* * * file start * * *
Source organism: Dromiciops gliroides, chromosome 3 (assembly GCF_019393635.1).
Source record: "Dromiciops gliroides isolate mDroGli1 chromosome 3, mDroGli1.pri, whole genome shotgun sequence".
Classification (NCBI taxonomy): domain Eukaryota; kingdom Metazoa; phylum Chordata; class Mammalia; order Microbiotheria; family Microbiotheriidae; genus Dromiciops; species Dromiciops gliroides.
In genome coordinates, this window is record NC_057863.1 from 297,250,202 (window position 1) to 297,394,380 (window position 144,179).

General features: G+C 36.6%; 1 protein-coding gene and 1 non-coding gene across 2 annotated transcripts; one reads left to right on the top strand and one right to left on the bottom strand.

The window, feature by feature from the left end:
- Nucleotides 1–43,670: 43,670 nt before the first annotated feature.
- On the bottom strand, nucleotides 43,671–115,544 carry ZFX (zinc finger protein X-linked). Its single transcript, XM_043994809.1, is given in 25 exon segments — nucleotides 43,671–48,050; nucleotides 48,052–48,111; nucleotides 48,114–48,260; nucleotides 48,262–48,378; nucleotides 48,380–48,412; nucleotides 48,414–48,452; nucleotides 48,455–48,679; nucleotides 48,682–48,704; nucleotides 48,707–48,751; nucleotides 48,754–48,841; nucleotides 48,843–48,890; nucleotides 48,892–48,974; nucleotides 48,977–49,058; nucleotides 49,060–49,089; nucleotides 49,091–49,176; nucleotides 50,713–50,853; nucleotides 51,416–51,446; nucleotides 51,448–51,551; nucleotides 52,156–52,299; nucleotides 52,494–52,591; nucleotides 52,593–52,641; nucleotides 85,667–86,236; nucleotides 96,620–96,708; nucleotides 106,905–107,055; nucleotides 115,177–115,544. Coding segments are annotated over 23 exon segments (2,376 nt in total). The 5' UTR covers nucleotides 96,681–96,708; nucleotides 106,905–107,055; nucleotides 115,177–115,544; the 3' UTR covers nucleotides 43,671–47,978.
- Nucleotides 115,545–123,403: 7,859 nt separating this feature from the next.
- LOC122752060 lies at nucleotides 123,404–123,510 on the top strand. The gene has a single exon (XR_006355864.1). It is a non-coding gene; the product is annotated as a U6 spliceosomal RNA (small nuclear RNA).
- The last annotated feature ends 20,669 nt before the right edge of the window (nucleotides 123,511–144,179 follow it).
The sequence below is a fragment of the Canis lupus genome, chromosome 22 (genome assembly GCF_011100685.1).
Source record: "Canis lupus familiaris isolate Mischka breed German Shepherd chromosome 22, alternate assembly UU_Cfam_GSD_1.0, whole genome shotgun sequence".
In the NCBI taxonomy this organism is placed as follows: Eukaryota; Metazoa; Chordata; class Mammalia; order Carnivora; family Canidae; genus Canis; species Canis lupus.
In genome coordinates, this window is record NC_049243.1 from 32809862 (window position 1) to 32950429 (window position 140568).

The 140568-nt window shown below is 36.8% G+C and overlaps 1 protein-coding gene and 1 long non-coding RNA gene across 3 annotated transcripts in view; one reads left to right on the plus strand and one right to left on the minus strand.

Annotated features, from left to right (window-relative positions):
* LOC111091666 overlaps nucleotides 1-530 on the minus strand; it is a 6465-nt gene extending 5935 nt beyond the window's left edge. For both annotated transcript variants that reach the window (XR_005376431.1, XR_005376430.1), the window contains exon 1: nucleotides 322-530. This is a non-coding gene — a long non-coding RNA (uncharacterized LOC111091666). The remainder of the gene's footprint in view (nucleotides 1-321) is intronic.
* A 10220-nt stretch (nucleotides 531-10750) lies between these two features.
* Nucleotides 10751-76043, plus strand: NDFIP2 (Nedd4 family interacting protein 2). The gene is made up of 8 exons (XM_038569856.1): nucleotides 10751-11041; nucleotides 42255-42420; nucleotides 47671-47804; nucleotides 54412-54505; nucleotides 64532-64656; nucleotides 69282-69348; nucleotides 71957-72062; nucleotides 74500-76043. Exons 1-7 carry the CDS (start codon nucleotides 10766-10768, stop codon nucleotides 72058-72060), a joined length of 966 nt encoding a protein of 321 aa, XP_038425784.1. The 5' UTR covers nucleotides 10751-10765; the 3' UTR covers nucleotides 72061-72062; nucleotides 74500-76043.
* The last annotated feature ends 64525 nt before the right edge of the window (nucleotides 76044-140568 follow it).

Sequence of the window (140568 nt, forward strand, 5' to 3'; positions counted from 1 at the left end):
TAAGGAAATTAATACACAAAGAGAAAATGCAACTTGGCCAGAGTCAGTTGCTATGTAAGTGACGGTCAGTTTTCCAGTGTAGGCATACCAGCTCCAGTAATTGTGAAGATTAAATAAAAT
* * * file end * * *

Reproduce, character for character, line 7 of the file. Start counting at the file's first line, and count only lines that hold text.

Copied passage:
- Nucleotides 1–43,670: 43,670 nt before the first annotated feature.